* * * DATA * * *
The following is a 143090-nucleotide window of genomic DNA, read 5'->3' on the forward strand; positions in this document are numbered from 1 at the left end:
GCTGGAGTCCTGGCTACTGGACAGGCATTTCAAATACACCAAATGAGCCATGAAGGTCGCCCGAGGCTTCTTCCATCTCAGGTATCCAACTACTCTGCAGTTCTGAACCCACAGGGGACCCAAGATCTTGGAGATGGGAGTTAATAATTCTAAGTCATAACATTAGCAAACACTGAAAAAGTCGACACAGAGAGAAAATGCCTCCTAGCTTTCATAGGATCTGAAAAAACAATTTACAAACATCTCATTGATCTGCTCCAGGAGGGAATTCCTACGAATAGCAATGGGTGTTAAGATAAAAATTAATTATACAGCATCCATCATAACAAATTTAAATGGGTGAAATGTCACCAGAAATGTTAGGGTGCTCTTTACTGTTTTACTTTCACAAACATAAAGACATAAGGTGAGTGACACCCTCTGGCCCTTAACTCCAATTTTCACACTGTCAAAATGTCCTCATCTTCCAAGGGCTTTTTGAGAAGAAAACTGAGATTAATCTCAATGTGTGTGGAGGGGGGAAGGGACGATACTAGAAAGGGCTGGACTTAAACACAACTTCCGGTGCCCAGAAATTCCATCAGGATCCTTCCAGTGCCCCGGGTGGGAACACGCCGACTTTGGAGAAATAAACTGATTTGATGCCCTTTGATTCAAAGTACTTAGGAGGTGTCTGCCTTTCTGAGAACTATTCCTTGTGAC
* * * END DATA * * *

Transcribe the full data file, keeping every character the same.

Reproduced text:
The following is a 143090-nucleotide window of genomic DNA, read 5'->3' on the forward strand; positions in this document are numbered from 1 at the left end:
GCTGGAGTCCTGGCTACTGGACAGGCATTTCAAATACACCAAATGAGCCATGAAGGTCGCCCGAGGCTTCTTCCATCTCAGGTATCCAACTACTCTGCAGTTCTGAACCCACAGGGGACCCAAGATCTTGGAGATGGGAGTTAATAATTCTAAGTCATAACATTAGCAAACACTGAAAAAGTCGACACAGAGAGAAAATGCCTCCTAGCTTTCATAGGATCTGAAAAAACAATTTACAAACATCTCATTGATCTGCTCCAGGAGGGAATTCCTACGAATAGCAATGGGTGTTAAGATAAAAATTAATTATACAGCATCCATCATAACAAATTTAAATGGGTGAAATGTCACCAGAAATGTTAGGGTGCTCTTTACTGTTTTACTTTCACAAACATAAAGACATAAGGTGAGTGACACCCTCTGGCCCTTAACTCCAATTTTCACACTGTCAAAATGTCCTCATCTTCCAAGGGCTTTTTGAGAAGAAAACTGAGATTAATCTCAATGTGTGTGGAGGGGGGAAGGGACGATACTAGAAAGGGCTGGACTTAAACACAACTTCCGGTGCCCAGAAATTCCATCAGGATCCTTCCAGTGCCCCGGGTGGGAACACGCCGACTTTGGAGAAATAAACTGATTTGATGCCCTTTGATTCAAAGTACTTAGGAGGTGTCTGCCTTTCTGAGAACTATTCCTTGTGAC